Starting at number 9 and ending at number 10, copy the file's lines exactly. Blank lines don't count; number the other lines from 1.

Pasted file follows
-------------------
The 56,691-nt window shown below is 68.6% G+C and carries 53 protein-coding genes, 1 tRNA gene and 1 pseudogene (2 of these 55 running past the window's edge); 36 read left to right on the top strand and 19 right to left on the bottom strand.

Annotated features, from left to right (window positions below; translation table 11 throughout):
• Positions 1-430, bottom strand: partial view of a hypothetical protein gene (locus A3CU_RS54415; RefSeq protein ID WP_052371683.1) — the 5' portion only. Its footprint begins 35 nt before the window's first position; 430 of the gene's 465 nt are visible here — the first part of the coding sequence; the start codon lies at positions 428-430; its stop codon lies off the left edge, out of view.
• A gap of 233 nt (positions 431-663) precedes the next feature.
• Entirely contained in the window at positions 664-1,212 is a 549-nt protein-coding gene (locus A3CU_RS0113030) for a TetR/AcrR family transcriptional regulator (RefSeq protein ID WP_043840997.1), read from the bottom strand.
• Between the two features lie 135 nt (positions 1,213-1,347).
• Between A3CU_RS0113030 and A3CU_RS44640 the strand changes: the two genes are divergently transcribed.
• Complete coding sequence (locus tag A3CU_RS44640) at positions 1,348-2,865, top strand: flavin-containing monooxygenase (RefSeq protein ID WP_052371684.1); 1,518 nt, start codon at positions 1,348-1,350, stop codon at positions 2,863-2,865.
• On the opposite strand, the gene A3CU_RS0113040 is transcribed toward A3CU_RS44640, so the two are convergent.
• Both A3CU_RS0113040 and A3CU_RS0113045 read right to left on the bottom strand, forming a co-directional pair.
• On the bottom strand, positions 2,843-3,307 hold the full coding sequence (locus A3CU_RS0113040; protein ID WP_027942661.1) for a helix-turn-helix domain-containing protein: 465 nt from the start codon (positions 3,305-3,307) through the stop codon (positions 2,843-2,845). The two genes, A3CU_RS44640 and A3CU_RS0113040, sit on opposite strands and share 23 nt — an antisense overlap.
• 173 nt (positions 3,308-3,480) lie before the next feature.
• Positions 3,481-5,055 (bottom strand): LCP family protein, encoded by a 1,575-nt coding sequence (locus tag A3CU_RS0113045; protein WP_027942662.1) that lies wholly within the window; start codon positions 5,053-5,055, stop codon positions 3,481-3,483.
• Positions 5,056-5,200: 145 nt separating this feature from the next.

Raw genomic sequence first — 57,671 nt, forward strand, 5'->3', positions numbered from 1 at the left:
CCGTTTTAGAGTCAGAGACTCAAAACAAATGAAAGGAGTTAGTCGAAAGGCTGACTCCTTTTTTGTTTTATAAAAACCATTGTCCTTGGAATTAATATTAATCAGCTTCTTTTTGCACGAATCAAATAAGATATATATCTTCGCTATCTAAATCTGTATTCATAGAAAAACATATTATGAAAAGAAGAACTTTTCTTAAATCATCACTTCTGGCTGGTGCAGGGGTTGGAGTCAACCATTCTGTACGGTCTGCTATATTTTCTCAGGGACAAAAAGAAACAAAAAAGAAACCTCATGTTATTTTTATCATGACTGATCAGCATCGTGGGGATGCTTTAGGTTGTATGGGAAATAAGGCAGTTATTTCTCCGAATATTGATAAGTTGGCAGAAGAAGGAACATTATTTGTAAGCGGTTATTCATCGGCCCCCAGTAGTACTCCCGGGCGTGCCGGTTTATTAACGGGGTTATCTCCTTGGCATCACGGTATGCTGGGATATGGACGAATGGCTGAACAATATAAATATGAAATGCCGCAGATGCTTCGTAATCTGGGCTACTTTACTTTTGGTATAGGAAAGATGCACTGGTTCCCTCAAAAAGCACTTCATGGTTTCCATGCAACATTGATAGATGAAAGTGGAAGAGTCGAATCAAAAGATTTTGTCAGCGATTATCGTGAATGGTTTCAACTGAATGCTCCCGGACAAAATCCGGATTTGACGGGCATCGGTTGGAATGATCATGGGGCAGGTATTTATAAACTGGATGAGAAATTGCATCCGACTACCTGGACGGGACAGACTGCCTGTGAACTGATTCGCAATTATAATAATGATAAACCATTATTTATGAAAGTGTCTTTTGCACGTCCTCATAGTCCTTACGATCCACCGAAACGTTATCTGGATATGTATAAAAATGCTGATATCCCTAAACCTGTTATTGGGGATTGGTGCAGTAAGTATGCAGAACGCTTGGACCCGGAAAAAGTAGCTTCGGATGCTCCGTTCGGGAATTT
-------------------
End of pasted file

• On the opposite strand, the gene A3CU_RS0113040 is transcribed toward A3CU_RS44640, so the two are convergent.
• Both A3CU_RS0113040 and A3CU_RS0113045 read right to left on the bottom strand, forming a co-directional pair.